EU ministers meet on Europe's 'critical' energy crisis


Published: 2021-09-22 15:32

Last Updated: 2024-06-24 04:19

EU ministers meet on Europe's 'critical' energy crisis
EU ministers meet on Europe's 'critical' energy crisis

Wednesday, a looming energy crisis facing Europe overshadowed a meeting of EU ministers, with participants describing the situation -- being felt globally -- as "critical."

The continent faces soaring power prices as its economy recovers from the coronavirus pandemic and as winter approaches while natural gas reserves are at a worrying low level.

A profound EU transformation towards a low-carbon future, phasing out fossil fuels, is adding to the pressure on the bloc's market and households.

"It's a crucial time for energy. And this is the first time that at the same place at the same time and the same table we see ministers of energy and transport together," said Slovenian
Infrastructure Minister, Jernej Vrtovec.

He hosted the regular meeting of the EU energy ministers, held just outside Ljubljana, the capital of Slovenia, which currently holds the rotating European Union presidency.

Vrtovec said they would debate the impact of climbing energy prices -- particularly benchmark gas prices that have tripled this year to a record level -- which he stressed are "not okay for our economy and our citizens."

The EU energy commissioner, Kadri Simson, said that Brussels was "monitoring the situation very clearly."

"It is clear that, in the current situation, Europe needs to invest in renewables, because they are really offering an alternative to our dependence on imports of fossil fuels," she said.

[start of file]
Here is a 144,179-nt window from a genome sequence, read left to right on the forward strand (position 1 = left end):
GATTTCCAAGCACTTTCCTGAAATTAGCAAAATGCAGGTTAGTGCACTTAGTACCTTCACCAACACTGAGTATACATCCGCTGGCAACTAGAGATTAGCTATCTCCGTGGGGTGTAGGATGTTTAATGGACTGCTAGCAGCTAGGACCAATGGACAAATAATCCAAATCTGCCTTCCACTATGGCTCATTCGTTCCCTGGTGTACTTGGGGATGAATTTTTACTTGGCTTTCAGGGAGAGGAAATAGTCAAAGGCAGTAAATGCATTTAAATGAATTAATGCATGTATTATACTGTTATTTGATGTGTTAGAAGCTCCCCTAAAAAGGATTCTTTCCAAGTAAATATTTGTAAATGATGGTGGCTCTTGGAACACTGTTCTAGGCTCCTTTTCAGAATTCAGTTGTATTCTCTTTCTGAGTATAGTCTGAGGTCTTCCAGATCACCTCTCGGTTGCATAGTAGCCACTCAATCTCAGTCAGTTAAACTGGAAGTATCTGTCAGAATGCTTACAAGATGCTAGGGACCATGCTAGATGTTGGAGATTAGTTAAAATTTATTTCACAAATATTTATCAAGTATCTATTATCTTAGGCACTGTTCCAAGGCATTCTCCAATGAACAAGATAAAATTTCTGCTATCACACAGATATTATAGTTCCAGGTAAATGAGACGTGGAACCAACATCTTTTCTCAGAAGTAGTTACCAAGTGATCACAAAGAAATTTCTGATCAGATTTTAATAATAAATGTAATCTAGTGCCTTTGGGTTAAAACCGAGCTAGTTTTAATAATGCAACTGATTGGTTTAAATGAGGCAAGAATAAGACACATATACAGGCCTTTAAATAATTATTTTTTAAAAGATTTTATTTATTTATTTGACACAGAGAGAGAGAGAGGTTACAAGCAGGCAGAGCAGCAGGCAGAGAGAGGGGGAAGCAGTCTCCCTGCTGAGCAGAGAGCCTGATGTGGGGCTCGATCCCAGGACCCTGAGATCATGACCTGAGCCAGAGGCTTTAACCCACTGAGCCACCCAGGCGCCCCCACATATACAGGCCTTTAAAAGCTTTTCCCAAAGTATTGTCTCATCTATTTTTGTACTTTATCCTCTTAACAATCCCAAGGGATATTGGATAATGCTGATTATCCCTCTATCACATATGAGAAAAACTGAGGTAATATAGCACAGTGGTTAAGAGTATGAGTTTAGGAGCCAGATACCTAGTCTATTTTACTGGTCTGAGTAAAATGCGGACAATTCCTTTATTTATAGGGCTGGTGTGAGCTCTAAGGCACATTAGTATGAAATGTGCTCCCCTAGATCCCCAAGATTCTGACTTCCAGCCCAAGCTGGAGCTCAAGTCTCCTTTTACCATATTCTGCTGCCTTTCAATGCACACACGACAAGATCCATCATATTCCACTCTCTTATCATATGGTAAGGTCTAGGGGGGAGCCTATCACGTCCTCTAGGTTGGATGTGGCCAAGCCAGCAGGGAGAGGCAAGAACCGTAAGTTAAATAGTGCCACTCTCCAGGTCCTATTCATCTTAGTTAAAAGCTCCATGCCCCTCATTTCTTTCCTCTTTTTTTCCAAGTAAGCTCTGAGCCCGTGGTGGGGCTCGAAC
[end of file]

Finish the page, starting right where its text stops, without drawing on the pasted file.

Lithuanian Energy Minister, Dainius Kreivys, called it "a critical time" and urged "important cooperation we need at the European level to protect ourselves at home."

Austrian Energy Minister Leonore Gewessler pointed to the "high dependency on Russian gas" as the underlying problem for supplies.

- Gazprom supplies -

A group of more than 40 members of the European Parliament has written a letter accusing Russia's Gazprom of manipulating gas prices for Europe.

They see a diminishing flow of Russian gas through Ukraine as an attempt by Moscow to force Germany to approve activation of a newly completed gas pipeline through the Baltic Sea, Nord Stream 2. Gazprom denies the accusation.

S&P Global, a US financial and business analysis firm, said in a note last week that Gazprom's storage tanks in Europe were "almost empty and it is thought to be waiting for Nord Stream 2 to start up in order to fill them over the winter."

"European storage levels as a whole will remain a major concern heading into the winter," it said.

While the EU is struggling, the situation is far worse in former EU member Britain, where wholesale energy prices are outstripping even those soaring in the rest of Europe.

At least four British consumer energy suppliers have gone bust and others are teetering, unable to raise bills to households because of a mandated price cap.

Poor energy production from wind sources and a fire that has knocked out a UK converter station bringing energy from France have compounded the problem.

The United States is also seeing an increase in energy prices but is largely shielded because of gas production from its shale fields.